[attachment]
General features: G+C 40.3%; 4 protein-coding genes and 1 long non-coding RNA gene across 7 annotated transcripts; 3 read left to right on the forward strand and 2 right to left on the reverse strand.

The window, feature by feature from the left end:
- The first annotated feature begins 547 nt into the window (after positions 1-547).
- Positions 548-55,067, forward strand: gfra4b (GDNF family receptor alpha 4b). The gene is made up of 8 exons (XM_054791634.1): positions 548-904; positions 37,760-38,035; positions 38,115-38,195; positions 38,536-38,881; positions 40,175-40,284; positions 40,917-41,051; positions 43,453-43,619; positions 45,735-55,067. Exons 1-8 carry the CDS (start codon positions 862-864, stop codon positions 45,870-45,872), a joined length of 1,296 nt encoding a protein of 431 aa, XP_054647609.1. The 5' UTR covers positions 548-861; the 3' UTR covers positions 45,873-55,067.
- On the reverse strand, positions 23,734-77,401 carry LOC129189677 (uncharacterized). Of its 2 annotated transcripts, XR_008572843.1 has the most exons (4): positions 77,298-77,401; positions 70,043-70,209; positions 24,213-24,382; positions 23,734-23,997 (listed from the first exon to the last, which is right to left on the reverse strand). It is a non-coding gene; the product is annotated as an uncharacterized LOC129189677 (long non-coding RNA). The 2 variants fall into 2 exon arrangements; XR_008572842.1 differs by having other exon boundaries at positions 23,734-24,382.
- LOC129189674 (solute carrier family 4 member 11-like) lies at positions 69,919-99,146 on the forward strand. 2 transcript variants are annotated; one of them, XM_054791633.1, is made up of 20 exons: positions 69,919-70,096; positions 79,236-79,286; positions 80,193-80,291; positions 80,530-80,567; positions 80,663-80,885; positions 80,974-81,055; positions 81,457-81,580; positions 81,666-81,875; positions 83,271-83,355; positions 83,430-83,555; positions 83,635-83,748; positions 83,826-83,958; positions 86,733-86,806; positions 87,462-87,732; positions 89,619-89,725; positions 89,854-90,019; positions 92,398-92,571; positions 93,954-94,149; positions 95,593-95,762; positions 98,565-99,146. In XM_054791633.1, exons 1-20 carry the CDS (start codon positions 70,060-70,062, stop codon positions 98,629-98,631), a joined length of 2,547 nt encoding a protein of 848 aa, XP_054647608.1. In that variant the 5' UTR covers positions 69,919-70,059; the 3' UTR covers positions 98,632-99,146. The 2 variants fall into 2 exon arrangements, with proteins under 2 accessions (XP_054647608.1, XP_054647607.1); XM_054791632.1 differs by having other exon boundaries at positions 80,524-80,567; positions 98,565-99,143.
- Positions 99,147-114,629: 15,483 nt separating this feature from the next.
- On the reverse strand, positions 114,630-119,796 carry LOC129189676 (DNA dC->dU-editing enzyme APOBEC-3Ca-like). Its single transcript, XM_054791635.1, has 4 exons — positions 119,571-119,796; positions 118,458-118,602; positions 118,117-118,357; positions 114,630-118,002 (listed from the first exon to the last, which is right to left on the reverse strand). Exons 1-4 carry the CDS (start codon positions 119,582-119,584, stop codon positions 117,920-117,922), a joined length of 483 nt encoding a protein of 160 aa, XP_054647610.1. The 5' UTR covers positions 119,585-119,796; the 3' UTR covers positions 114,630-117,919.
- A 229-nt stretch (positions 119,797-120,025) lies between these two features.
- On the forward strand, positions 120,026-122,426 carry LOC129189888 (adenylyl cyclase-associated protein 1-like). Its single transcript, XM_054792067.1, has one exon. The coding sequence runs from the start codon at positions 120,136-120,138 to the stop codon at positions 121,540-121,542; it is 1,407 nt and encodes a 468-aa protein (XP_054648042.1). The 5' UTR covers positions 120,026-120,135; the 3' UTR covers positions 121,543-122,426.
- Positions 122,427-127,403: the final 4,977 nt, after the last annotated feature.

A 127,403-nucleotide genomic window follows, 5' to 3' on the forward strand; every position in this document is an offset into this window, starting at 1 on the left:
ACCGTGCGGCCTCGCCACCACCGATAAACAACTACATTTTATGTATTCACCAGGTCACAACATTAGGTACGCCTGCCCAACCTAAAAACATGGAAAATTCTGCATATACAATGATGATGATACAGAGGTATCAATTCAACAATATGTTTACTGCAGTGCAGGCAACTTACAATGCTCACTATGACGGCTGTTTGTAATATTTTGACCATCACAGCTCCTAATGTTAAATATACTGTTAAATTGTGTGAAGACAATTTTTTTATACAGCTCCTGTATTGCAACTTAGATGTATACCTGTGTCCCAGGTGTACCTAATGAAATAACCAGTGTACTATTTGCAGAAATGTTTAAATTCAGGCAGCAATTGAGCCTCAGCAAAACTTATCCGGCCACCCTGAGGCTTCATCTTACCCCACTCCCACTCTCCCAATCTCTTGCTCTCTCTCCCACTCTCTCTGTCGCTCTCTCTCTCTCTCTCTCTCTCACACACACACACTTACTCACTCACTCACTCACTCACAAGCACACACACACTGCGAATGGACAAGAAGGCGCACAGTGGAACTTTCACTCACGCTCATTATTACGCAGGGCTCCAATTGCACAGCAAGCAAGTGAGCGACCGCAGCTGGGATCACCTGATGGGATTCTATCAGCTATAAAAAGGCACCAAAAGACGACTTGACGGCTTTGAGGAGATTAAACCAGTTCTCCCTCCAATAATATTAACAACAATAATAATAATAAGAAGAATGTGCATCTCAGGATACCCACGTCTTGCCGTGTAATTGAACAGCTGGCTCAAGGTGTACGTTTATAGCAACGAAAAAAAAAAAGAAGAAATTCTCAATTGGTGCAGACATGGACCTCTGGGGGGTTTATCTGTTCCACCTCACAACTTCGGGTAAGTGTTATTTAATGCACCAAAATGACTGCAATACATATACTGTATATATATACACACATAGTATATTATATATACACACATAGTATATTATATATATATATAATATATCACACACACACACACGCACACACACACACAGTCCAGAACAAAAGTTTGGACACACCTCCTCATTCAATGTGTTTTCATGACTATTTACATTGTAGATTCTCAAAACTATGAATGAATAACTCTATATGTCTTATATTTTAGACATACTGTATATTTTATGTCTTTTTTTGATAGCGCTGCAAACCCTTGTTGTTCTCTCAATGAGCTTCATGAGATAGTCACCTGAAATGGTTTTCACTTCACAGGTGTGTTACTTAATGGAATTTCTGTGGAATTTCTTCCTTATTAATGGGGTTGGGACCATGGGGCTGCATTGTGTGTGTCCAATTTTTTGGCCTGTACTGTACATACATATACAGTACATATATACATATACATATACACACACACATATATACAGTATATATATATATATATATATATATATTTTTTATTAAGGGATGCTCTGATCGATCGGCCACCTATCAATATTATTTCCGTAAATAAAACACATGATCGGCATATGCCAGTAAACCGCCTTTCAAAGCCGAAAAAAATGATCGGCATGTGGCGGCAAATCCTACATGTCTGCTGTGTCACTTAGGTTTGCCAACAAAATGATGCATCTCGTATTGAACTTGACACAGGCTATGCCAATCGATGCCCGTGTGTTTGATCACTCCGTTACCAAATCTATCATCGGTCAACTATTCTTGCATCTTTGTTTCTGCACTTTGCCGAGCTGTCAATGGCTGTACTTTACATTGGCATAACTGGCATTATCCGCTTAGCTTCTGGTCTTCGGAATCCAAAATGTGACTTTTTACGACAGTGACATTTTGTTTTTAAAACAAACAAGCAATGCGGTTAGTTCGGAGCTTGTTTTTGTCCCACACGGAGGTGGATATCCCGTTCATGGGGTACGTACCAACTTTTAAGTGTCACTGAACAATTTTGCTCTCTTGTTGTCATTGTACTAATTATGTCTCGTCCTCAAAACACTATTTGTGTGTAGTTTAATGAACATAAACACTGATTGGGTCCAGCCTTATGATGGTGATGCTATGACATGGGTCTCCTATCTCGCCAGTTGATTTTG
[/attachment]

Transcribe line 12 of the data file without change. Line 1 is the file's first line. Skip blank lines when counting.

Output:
A 127,403-nucleotide genomic window follows, 5' to 3' on the forward strand; every position in this document is an offset into this window, starting at 1 on the left: